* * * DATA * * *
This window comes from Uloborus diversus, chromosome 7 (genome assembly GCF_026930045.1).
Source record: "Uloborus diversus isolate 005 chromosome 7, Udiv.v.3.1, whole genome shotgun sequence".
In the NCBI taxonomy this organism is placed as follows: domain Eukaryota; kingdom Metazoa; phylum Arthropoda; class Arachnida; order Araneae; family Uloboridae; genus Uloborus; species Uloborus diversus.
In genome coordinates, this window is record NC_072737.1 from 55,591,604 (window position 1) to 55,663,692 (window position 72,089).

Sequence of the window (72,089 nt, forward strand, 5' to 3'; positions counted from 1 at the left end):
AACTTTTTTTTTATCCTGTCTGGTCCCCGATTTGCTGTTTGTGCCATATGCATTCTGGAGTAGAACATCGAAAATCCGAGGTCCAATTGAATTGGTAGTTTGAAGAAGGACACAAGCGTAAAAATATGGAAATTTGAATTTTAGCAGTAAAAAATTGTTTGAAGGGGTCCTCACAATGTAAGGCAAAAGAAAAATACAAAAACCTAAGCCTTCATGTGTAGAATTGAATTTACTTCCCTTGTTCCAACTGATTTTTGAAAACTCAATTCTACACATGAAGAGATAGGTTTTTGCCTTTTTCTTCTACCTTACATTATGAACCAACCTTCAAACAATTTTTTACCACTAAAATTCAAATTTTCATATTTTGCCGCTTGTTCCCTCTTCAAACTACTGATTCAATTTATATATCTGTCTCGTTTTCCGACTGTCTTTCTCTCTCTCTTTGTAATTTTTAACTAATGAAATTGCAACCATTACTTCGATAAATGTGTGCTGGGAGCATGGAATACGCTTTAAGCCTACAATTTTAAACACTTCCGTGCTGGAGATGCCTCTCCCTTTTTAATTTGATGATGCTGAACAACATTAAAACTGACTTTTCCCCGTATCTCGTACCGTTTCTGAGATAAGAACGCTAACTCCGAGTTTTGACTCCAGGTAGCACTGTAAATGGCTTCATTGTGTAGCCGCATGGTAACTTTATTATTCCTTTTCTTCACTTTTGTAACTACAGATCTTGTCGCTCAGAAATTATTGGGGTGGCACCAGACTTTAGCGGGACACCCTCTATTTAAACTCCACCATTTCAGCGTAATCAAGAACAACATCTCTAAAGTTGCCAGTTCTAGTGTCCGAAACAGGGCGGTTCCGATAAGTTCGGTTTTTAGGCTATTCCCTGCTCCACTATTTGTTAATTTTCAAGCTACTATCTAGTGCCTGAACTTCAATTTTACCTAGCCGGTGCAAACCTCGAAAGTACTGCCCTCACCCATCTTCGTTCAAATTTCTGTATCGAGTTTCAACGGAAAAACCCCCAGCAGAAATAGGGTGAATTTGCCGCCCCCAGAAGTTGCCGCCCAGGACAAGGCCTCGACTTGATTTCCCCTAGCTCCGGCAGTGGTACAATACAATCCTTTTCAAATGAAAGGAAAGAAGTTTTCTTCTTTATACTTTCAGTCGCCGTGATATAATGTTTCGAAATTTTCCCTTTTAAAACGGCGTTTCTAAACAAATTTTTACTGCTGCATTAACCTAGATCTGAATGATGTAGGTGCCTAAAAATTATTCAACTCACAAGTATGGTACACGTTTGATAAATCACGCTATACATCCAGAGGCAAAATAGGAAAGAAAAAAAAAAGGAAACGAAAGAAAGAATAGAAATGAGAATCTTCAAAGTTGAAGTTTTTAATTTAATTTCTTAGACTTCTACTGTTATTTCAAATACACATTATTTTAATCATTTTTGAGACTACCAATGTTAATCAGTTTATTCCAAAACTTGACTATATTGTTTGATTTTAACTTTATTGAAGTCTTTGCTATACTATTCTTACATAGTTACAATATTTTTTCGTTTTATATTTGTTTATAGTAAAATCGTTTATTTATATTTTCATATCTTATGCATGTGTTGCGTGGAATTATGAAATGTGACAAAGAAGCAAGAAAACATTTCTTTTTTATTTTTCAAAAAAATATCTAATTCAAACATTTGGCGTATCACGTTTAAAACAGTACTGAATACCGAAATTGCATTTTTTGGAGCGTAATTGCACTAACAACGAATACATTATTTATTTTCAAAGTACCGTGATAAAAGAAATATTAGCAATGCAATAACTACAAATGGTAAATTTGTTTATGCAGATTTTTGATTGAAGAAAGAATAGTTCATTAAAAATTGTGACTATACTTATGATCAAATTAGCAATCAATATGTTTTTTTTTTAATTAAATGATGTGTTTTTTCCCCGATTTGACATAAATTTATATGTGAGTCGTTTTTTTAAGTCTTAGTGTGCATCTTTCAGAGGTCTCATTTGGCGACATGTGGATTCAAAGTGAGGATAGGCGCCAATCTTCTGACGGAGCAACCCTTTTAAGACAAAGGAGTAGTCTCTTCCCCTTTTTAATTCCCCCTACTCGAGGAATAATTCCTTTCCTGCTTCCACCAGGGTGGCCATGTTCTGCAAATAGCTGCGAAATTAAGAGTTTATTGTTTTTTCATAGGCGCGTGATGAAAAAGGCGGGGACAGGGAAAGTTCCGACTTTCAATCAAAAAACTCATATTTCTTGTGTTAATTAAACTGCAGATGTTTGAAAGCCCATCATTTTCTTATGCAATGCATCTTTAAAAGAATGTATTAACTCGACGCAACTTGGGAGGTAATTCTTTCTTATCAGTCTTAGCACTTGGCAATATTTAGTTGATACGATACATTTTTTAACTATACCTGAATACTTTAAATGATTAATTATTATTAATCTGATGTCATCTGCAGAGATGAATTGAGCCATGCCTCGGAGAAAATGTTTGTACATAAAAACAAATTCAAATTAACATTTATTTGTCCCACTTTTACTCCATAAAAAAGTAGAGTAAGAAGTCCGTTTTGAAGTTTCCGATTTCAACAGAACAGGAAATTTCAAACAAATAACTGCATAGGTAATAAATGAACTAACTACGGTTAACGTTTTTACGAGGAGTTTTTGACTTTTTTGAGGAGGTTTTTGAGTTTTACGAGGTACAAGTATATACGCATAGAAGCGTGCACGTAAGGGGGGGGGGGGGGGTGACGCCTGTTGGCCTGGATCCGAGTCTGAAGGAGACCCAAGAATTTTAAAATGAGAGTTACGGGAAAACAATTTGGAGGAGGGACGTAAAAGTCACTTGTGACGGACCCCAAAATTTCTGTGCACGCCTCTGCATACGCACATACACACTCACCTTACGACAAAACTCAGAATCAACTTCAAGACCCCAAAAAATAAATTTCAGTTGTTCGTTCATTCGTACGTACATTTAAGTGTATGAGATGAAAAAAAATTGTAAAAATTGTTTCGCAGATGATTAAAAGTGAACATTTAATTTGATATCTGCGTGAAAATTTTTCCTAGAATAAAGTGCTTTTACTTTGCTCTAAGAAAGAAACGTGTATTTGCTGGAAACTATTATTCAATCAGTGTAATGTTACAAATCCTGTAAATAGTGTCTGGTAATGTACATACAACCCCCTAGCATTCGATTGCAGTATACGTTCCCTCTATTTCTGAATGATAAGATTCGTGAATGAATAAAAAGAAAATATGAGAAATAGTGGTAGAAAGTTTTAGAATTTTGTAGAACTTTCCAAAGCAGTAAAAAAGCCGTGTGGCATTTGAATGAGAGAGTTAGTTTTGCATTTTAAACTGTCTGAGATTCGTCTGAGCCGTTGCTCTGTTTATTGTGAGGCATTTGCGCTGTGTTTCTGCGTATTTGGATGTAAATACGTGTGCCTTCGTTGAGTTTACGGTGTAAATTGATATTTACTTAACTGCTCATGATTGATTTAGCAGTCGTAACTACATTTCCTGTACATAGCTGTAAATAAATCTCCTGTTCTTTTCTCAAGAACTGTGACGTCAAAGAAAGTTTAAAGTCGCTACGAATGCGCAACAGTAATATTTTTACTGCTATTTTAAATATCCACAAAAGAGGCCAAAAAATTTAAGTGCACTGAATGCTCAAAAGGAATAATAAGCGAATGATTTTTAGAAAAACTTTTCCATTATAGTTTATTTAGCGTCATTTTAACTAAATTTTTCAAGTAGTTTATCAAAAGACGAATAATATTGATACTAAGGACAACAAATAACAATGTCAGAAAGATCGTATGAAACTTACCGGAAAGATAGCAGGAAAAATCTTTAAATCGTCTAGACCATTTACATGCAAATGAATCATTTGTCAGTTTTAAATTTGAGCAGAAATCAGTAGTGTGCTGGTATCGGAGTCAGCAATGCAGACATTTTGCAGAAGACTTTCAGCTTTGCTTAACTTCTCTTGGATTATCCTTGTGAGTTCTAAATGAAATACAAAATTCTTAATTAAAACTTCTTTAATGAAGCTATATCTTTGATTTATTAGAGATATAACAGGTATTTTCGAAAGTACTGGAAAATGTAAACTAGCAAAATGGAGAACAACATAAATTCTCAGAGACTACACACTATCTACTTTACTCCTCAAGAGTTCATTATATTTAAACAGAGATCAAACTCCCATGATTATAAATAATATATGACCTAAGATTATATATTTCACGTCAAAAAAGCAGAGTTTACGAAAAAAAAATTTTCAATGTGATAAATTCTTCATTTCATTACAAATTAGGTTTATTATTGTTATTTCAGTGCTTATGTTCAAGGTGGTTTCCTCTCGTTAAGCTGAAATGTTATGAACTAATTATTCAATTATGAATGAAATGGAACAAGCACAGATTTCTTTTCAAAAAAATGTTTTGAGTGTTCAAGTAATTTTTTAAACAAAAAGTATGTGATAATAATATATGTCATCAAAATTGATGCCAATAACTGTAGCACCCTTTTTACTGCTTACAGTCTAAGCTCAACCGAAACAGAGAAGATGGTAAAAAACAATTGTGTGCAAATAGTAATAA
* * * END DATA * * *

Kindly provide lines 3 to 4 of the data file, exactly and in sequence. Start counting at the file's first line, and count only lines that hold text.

In the NCBI taxonomy this organism is placed as follows: domain Eukaryota; kingdom Metazoa; phylum Arthropoda; class Arachnida; order Araneae; family Uloboridae; genus Uloborus; species Uloborus diversus.
In genome coordinates, this window is record NC_072737.1 from 55,591,604 (window position 1) to 55,663,692 (window position 72,089).